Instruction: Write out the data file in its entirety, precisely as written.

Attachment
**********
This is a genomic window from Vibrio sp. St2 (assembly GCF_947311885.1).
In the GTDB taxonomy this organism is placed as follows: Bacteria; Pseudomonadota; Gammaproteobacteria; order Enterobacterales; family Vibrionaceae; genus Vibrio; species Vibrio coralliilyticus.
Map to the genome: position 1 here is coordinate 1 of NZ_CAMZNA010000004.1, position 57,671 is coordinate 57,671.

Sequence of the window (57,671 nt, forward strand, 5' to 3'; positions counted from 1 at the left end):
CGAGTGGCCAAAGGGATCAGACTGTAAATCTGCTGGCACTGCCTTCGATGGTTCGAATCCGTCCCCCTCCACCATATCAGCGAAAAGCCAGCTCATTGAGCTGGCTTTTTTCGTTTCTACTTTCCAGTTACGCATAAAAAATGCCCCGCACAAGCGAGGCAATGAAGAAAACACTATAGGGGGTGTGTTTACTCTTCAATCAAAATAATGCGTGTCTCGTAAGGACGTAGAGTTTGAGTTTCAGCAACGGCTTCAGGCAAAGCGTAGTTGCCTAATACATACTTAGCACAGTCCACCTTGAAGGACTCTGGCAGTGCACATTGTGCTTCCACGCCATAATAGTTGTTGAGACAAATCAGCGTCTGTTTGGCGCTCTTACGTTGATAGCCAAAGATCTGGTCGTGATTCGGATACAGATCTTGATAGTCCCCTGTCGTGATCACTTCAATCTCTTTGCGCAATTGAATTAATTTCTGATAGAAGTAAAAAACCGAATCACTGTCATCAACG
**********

This is a genomic window from Vibrio sp. St2 (assembly GCF_947311885.1).
In the GTDB taxonomy this organism is placed as follows: Bacteria; Pseudomonadota; Gammaproteobacteria; order Enterobacterales; family Vibrionaceae; genus Vibrio; species Vibrio coralliilyticus.
Map to the genome: position 1 here is coordinate 1 of NZ_CAMZNA010000004.1, position 57,671 is coordinate 57,671.

Sequence of the window (57,671 nt, forward strand, 5' to 3'; positions counted from 1 at the left end):
CGAGTGGCCAAAGGGATCAGACTGTAAATCTGCTGGCACTGCCTTCGATGGTTCGAATCCGTCCCCCTCCACCATATCAGCGAAAAGCCAGCTCATTGAGCTGGCTTTTTTCGTTTCTACTTTCCAGTTACGCATAAAAAATGCCCCGCACAAGCGAGGCAATGAAGAAAACACTATAGGGGGTGTGTTTACTCTTCAATCAAAATAATGCGTGTCTCGTAAGGACGTAGAGTTTGAGTTTCAGCAACGGCTTCAGGCAAAGCGTAGTTGCCTAATACATACTTAGCACAGTCCACCTTGAAGGACTCTGGCAGTGCACATTGTGCTTCCACGCCATAATAGTTGTTGAGACAAATCAGCGTCTGTTTGGCGCTCTTACGTTGATAGCCAAAGATCTGGTCGTGATTCGGATACAGATCTTGATAGTCCCCTGTCGTGATCACTTCAATCTCTTTGCGCAATTGAATTAATTTCTGATAGAAGTAAAAAACCGAATCACTGTCATCAACG